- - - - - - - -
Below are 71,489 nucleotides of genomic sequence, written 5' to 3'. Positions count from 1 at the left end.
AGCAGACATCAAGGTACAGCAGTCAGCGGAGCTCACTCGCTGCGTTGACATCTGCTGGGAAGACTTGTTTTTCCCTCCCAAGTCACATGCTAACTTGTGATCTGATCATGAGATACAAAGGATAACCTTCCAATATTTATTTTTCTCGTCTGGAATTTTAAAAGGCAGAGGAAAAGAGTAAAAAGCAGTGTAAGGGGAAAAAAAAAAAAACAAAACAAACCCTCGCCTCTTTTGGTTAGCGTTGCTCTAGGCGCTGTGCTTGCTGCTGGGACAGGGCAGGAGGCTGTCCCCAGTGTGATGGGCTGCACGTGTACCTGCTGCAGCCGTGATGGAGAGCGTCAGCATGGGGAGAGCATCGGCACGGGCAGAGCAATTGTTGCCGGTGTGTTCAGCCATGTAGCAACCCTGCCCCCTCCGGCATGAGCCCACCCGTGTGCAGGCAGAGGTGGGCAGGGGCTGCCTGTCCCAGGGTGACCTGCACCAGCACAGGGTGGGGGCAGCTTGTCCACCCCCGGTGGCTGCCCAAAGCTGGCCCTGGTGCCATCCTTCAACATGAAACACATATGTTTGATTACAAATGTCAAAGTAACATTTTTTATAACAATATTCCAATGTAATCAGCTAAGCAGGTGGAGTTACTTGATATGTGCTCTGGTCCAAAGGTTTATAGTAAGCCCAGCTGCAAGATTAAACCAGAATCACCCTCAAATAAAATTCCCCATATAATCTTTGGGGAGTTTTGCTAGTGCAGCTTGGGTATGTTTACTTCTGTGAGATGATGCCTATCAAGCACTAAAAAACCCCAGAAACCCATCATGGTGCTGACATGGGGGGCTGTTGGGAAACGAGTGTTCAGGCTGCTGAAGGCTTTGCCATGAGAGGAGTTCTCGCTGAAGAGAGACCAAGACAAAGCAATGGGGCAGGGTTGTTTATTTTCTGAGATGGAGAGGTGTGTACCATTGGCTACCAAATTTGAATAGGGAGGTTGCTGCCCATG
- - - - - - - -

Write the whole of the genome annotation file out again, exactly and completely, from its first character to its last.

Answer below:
Below are 71,489 nucleotides of genomic sequence, written 5' to 3'. Positions count from 1 at the left end.
AGCAGACATCAAGGTACAGCAGTCAGCGGAGCTCACTCGCTGCGTTGACATCTGCTGGGAAGACTTGTTTTTCCCTCCCAAGTCACATGCTAACTTGTGATCTGATCATGAGATACAAAGGATAACCTTCCAATATTTATTTTTCTCGTCTGGAATTTTAAAAGGCAGAGGAAAAGAGTAAAAAGCAGTGTAAGGGGAAAAAAAAAAAAACAAAACAAACCCTCGCCTCTTTTGGTTAGCGTTGCTCTAGGCGCTGTGCTTGCTGCTGGGACAGGGCAGGAGGCTGTCCCCAGTGTGATGGGCTGCACGTGTACCTGCTGCAGCCGTGATGGAGAGCGTCAGCATGGGGAGAGCATCGGCACGGGCAGAGCAATTGTTGCCGGTGTGTTCAGCCATGTAGCAACCCTGCCCCCTCCGGCATGAGCCCACCCGTGTGCAGGCAGAGGTGGGCAGGGGCTGCCTGTCCCAGGGTGACCTGCACCAGCACAGGGTGGGGGCAGCTTGTCCACCCCCGGTGGCTGCCCAAAGCTGGCCCTGGTGCCATCCTTCAACATGAAACACATATGTTTGATTACAAATGTCAAAGTAACATTTTTTATAACAATATTCCAATGTAATCAGCTAAGCAGGTGGAGTTACTTGATATGTGCTCTGGTCCAAAGGTTTATAGTAAGCCCAGCTGCAAGATTAAACCAGAATCACCCTCAAATAAAATTCCCCATATAATCTTTGGGGAGTTTTGCTAGTGCAGCTTGGGTATGTTTACTTCTGTGAGATGATGCCTATCAAGCACTAAAAAACCCCAGAAACCCATCATGGTGCTGACATGGGGGGCTGTTGGGAAACGAGTGTTCAGGCTGCTGAAGGCTTTGCCATGAGAGGAGTTCTCGCTGAAGAGAGACCAAGACAAAGCAATGGGGCAGGGTTGTTTATTTTCTGAGATGGAGAGGTGTGTACCATTGGCTACCAAATTTGAATAGGGAGGTTGCTGCCCATG